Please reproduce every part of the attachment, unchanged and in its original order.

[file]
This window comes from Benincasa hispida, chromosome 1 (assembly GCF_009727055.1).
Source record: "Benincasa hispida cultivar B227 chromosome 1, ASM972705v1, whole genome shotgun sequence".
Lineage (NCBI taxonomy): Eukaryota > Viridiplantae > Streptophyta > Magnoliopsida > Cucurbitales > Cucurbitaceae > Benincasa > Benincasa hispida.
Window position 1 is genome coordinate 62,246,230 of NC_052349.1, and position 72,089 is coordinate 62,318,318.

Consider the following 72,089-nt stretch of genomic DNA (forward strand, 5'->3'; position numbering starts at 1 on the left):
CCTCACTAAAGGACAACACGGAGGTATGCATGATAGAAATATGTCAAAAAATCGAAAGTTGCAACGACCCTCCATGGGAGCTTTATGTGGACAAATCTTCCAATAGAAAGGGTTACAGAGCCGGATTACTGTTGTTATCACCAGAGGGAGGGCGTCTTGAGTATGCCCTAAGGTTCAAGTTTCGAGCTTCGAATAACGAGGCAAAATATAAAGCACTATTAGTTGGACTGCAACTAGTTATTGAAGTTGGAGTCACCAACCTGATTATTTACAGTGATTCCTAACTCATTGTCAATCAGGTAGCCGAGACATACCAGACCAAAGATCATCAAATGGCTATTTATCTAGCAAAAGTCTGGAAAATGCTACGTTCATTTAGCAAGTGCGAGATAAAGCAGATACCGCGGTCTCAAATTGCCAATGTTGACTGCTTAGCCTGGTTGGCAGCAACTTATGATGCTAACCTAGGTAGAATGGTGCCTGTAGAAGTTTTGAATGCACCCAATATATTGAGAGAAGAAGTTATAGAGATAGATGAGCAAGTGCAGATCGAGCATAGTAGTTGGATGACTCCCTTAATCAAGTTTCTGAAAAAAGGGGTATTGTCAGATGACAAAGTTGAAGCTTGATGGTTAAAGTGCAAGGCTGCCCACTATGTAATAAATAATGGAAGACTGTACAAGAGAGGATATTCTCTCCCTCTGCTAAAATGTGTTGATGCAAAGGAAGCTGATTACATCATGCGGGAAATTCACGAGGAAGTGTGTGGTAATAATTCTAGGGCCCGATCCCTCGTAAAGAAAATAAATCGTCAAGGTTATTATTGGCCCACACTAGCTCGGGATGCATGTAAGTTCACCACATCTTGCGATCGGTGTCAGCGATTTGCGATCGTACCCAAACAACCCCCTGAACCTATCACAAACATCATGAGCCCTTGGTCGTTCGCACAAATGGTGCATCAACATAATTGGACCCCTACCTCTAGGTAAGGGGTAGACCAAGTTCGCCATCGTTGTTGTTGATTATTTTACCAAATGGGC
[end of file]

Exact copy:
This window comes from Benincasa hispida, chromosome 1 (assembly GCF_009727055.1).
Source record: "Benincasa hispida cultivar B227 chromosome 1, ASM972705v1, whole genome shotgun sequence".
Lineage (NCBI taxonomy): Eukaryota > Viridiplantae > Streptophyta > Magnoliopsida > Cucurbitales > Cucurbitaceae > Benincasa > Benincasa hispida.
Window position 1 is genome coordinate 62,246,230 of NC_052349.1, and position 72,089 is coordinate 62,318,318.

Consider the following 72,089-nt stretch of genomic DNA (forward strand, 5'->3'; position numbering starts at 1 on the left):
CCTCACTAAAGGACAACACGGAGGTATGCATGATAGAAATATGTCAAAAAATCGAAAGTTGCAACGACCCTCCATGGGAGCTTTATGTGGACAAATCTTCCAATAGAAAGGGTTACAGAGCCGGATTACTGTTGTTATCACCAGAGGGAGGGCGTCTTGAGTATGCCCTAAGGTTCAAGTTTCGAGCTTCGAATAACGAGGCAAAATATAAAGCACTATTAGTTGGACTGCAACTAGTTATTGAAGTTGGAGTCACCAACCTGATTATTTACAGTGATTCCTAACTCATTGTCAATCAGGTAGCCGAGACATACCAGACCAAAGATCATCAAATGGCTATTTATCTAGCAAAAGTCTGGAAAATGCTACGTTCATTTAGCAAGTGCGAGATAAAGCAGATACCGCGGTCTCAAATTGCCAATGTTGACTGCTTAGCCTGGTTGGCAGCAACTTATGATGCTAACCTAGGTAGAATGGTGCCTGTAGAAGTTTTGAATGCACCCAATATATTGAGAGAAGAAGTTATAGAGATAGATGAGCAAGTGCAGATCGAGCATAGTAGTTGGATGACTCCCTTAATCAAGTTTCTGAAAAAAGGGGTATTGTCAGATGACAAAGTTGAAGCTTGATGGTTAAAGTGCAAGGCTGCCCACTATGTAATAAATAATGGAAGACTGTACAAGAGAGGATATTCTCTCCCTCTGCTAAAATGTGTTGATGCAAAGGAAGCTGATTACATCATGCGGGAAATTCACGAGGAAGTGTGTGGTAATAATTCTAGGGCCCGATCCCTCGTAAAGAAAATAAATCGTCAAGGTTATTATTGGCCCACACTAGCTCGGGATGCATGTAAGTTCACCACATCTTGCGATCGGTGTCAGCGATTTGCGATCGTACCCAAACAACCCCCTGAACCTATCACAAACATCATGAGCCCTTGGTCGTTCGCACAAATGGTGCATCAACATAATTGGACCCCTACCTCTAGGTAAGGGGTAGACCAAGTTCGCCATCGTTGTTGTTGATTATTTTACCAAATGGGC